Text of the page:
Sinn Féin set for record as nationalist vote up strongly
Sinn Féin set for record as nationalist vote up strongly


Sinn Féin are on course to become the largest party at council level in the North as the party looks set to repeat its success in last year’s Assembly elections.

Sinn Féin took an early lead with 26 councillors elected, followed by the DUP on 16. The Alliance Party has 5 seats, the UUP has 3 and the SDLP has 2.

The full result will not be known until Saturday, but at count centres across the North, the overall nationalist vote is up significantly. The nationalist vote share is up to 8% in the wider Belfast area, with Sinn Féin the big winner in terms of seats won so far.

The first results on Friday morning set the trend, with Gary McCleave of Sinn Féin almost doubling his vote while topping the poll in the Killultagh district of the unionist-dominated Lisburn and Castlereagh council.

On the first counts, there has been a pattern of poll-topping SF candidates either careening past the quota or effectively securing an additional seat for a running mate.

While the overall first preference breakdowns won’t be available today, Sinn Féin looks to have more than consolidated its vote since last year’s Assembly elections.

The SDLP’s vote is down since the last local elections, although a drop had been expected following a poor performance last year.

Independent republicans have polled strongly in Mid-Ulster, with a chance of a gain in Dungannon, possibly at the expense of Denise Mullen of Aontú.

But Sinn Féin will be looking to control that council after Darren Totten, Sean Clarke, Dominic Molloy, Cathal Mallaghan and John McNamee were all elected as councillors on early counts.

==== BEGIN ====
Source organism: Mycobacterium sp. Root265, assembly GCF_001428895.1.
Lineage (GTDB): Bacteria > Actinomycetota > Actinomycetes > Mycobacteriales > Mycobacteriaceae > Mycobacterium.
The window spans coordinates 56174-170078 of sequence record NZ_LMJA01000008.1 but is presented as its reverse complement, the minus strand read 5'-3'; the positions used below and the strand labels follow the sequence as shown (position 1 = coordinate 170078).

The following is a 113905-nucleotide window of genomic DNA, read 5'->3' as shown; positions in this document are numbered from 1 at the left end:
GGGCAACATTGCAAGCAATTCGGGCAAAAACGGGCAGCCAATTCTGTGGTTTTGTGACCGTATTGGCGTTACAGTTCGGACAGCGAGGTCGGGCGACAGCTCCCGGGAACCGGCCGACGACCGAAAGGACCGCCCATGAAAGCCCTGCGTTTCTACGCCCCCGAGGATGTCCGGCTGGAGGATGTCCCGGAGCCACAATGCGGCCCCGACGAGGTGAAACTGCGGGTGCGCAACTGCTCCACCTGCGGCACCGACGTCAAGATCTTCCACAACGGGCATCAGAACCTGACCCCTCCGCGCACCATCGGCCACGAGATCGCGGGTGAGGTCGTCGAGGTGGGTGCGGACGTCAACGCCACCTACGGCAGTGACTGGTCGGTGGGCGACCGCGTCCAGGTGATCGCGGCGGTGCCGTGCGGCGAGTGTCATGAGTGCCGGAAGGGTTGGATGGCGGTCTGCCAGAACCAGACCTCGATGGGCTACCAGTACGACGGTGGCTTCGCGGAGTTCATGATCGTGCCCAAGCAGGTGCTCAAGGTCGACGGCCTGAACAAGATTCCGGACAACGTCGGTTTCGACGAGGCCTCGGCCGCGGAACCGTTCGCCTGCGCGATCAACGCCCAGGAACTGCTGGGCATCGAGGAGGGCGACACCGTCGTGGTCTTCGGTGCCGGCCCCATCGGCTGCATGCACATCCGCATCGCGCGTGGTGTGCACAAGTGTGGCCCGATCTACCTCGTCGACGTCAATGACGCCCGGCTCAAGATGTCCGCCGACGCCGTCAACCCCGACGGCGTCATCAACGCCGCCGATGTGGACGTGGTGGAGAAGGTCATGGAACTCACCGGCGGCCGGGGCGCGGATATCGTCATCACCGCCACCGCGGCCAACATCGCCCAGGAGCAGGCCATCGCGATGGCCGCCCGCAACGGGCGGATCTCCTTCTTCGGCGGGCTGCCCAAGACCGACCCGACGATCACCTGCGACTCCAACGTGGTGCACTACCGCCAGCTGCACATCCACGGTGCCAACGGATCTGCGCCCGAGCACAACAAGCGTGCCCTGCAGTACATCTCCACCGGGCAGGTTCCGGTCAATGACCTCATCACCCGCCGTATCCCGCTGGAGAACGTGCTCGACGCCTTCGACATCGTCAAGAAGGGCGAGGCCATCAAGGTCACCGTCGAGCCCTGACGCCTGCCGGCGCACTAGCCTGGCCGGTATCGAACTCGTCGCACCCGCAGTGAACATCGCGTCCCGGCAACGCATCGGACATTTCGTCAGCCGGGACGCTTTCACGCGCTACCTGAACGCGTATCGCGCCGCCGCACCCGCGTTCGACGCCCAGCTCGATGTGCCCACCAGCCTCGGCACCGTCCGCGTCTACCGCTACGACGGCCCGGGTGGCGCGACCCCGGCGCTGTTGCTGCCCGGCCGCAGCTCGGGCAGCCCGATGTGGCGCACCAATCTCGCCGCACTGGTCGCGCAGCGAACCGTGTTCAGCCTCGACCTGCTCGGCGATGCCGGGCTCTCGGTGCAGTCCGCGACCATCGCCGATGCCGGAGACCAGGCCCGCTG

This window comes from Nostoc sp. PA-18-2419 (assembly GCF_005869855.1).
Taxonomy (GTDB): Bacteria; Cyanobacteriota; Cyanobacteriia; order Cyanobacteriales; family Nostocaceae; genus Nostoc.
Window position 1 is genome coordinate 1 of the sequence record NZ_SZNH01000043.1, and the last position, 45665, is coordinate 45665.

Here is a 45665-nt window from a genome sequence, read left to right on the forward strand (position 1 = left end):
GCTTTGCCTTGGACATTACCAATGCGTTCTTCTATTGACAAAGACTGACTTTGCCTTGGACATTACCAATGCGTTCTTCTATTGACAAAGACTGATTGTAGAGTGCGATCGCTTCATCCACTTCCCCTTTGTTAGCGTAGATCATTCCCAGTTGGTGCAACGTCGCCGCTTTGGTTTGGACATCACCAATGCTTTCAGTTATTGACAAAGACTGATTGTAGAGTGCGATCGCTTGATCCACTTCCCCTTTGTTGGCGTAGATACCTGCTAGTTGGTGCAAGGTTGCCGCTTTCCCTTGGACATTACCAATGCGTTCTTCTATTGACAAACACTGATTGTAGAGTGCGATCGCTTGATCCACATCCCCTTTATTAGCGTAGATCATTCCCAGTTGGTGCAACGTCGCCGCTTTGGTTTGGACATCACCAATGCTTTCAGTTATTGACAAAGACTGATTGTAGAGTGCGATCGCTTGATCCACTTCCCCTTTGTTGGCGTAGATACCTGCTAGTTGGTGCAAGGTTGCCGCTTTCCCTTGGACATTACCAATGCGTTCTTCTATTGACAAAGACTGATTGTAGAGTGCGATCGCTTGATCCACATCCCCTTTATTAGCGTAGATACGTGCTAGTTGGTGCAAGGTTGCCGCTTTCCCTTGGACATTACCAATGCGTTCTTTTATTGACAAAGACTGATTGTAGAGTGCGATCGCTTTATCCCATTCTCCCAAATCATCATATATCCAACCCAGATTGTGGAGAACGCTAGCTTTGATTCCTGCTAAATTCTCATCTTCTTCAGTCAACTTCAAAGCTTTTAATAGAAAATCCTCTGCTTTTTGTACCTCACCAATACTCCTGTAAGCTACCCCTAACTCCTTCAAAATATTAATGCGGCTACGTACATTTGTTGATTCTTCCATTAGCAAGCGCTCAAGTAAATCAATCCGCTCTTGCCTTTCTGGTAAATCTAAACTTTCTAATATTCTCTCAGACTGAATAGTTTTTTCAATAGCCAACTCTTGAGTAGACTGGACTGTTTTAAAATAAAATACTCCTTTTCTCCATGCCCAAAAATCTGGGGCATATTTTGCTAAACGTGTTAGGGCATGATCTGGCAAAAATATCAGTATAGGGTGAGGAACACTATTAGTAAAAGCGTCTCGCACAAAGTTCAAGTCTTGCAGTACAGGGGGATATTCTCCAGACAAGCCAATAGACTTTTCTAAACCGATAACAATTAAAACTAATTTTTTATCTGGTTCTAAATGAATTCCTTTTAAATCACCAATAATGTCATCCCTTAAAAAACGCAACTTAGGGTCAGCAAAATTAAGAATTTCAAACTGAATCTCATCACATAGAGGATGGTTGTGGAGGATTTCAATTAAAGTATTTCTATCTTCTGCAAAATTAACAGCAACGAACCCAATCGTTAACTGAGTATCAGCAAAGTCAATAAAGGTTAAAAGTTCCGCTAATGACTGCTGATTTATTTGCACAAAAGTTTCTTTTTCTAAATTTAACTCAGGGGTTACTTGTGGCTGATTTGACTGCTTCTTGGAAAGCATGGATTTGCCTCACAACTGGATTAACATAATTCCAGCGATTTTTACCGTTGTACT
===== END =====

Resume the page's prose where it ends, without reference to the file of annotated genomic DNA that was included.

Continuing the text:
In Belfast, Sinn Féin secured an incredible 72.5% of the vote in the Black Mountain area, electing three councillors on the first count. Earlier, it claimed the council’s first seat with Geraldine McAteer elected in Balmoral, followed by Tina Black in Court.

On the unionist side of the equation, the DUP has struggled badly in western and border areas, where its Brexit-related boycott of Stormont is most unpopular. Its vote has largely held up in Belfast, while its main unionist rivals, the UUP, have failed to recover from a drop last year.

The moderate Alliance Party’s vote is broadly up, while the small hardline TUV are looks to have gained vote share but not enough to gain seats.

Some 462 council seats are being contested using the single transferable vote system, and counting is set to continue through tomorrow.

Voting took place largely without incident, although there were signs of discrimnation and intimidation in the voting process.

At least one voter was turned away for using an Irish driver’s licence as ID, despite the legislation making clear that it is acceptable.

And at a South Belfast polling station, nationalists were forced to cast their votes yesterday in a room filled with British flags (pictured). And one man who voted in the assembly hall of Blythefield Primary School said he felt like he was walking “a gauntlet” to vote while surrounded by union flags.

“To say I felt uneasy and intimidated would be an understatement,” he said.

“I was about to leave in disgust but then realised that would only serve the interests of the flag brigade.

“So I marched right in and demanded my vote but you could have cut the atmosphere with a knife. There is no way any polling station should be allowed to be decked out like an Orange hall.”

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